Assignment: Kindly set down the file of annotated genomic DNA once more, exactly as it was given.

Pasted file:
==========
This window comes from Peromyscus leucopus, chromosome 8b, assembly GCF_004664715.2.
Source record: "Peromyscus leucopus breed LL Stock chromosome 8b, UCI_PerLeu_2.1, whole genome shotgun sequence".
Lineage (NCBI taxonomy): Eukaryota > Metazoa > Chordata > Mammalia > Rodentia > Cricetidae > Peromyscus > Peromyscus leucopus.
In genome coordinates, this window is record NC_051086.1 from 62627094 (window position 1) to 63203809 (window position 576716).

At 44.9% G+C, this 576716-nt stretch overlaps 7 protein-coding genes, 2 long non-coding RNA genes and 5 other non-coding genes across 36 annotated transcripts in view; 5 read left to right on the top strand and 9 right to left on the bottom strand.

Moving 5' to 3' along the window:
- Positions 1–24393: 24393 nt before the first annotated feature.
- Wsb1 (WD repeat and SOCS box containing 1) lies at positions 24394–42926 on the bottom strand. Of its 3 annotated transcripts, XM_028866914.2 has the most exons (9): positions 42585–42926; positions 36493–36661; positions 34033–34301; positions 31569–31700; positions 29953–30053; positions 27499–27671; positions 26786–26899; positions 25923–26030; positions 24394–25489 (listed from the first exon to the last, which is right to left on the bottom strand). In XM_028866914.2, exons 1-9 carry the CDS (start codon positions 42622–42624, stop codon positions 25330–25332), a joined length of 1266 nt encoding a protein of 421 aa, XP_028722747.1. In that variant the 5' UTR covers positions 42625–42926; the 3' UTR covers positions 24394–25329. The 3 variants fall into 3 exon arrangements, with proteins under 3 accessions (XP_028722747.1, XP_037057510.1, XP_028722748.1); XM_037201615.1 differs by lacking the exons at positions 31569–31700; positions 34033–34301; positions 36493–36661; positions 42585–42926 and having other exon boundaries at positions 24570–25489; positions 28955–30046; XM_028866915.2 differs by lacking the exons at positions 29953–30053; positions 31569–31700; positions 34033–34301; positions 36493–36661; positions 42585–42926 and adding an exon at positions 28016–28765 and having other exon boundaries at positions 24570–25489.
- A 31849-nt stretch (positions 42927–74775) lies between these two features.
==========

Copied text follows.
This window comes from Peromyscus leucopus, chromosome 8b, assembly GCF_004664715.2.
Source record: "Peromyscus leucopus breed LL Stock chromosome 8b, UCI_PerLeu_2.1, whole genome shotgun sequence".
Lineage (NCBI taxonomy): Eukaryota > Metazoa > Chordata > Mammalia > Rodentia > Cricetidae > Peromyscus > Peromyscus leucopus.
In genome coordinates, this window is record NC_051086.1 from 62627094 (window position 1) to 63203809 (window position 576716).

At 44.9% G+C, this 576716-nt stretch overlaps 7 protein-coding genes, 2 long non-coding RNA genes and 5 other non-coding genes across 36 annotated transcripts in view; 5 read left to right on the top strand and 9 right to left on the bottom strand.

Moving 5' to 3' along the window:
- Positions 1–24393: 24393 nt before the first annotated feature.
- Wsb1 (WD repeat and SOCS box containing 1) lies at positions 24394–42926 on the bottom strand. Of its 3 annotated transcripts, XM_028866914.2 has the most exons (9): positions 42585–42926; positions 36493–36661; positions 34033–34301; positions 31569–31700; positions 29953–30053; positions 27499–27671; positions 26786–26899; positions 25923–26030; positions 24394–25489 (listed from the first exon to the last, which is right to left on the bottom strand). In XM_028866914.2, exons 1-9 carry the CDS (start codon positions 42622–42624, stop codon positions 25330–25332), a joined length of 1266 nt encoding a protein of 421 aa, XP_028722747.1. In that variant the 5' UTR covers positions 42625–42926; the 3' UTR covers positions 24394–25329. The 3 variants fall into 3 exon arrangements, with proteins under 3 accessions (XP_028722747.1, XP_037057510.1, XP_028722748.1); XM_037201615.1 differs by lacking the exons at positions 31569–31700; positions 34033–34301; positions 36493–36661; positions 42585–42926 and having other exon boundaries at positions 24570–25489; positions 28955–30046; XM_028866915.2 differs by lacking the exons at positions 29953–30053; positions 31569–31700; positions 34033–34301; positions 36493–36661; positions 42585–42926 and adding an exon at positions 28016–28765 and having other exon boundaries at positions 24570–25489.
- A 31849-nt stretch (positions 42927–74775) lies between these two features.